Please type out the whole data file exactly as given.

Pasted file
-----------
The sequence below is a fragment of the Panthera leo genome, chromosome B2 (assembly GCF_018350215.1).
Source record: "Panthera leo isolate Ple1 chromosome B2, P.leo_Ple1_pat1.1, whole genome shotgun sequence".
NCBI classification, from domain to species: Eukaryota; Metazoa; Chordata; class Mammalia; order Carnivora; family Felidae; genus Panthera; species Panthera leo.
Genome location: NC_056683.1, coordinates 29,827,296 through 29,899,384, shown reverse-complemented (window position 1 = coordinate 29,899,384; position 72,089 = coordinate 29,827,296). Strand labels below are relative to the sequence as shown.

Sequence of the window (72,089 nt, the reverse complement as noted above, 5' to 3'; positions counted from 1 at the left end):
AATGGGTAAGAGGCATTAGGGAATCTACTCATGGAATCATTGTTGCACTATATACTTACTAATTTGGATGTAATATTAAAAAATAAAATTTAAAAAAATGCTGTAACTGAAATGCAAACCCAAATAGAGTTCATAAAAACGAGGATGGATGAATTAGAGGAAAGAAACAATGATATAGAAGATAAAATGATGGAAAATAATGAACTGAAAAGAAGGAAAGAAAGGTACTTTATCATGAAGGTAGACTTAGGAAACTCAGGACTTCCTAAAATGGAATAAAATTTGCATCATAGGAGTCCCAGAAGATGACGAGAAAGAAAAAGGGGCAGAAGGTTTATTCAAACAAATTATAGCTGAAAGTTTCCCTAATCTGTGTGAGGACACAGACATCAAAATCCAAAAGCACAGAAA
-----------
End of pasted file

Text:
The sequence below is a fragment of the Panthera leo genome, chromosome B2 (assembly GCF_018350215.1).
Source record: "Panthera leo isolate Ple1 chromosome B2, P.leo_Ple1_pat1.1, whole genome shotgun sequence".
NCBI classification, from domain to species: Eukaryota; Metazoa; Chordata; class Mammalia; order Carnivora; family Felidae; genus Panthera; species Panthera leo.
Genome location: NC_056683.1, coordinates 29,827,296 through 29,899,384, shown reverse-complemented (window position 1 = coordinate 29,899,384; position 72,089 = coordinate 29,827,296). Strand labels below are relative to the sequence as shown.

Sequence of the window (72,089 nt, the reverse complement as noted above, 5' to 3'; positions counted from 1 at the left end):
AATGGGTAAGAGGCATTAGGGAATCTACTCATGGAATCATTGTTGCACTATATACTTACTAATTTGGATGTAATATTAAAAAATAAAATTTAAAAAAATGCTGTAACTGAAATGCAAACCCAAATAGAGTTCATAAAAACGAGGATGGATGAATTAGAGGAAAGAAACAATGATATAGAAGATAAAATGATGGAAAATAATGAACTGAAAAGAAGGAAAGAAAGGTACTTTATCATGAAGGTAGACTTAGGAAACTCAGGACTTCCTAAAATGGAATAAAATTTGCATCATAGGAGTCCCAGAAGATGACGAGAAAGAAAAAGGGGCAGAAGGTTTATTCAAACAAATTATAGCTGAAAGTTTCCCTAATCTGTGTGAGGACACAGACATCAAAATCCAAAAGCACAGAAA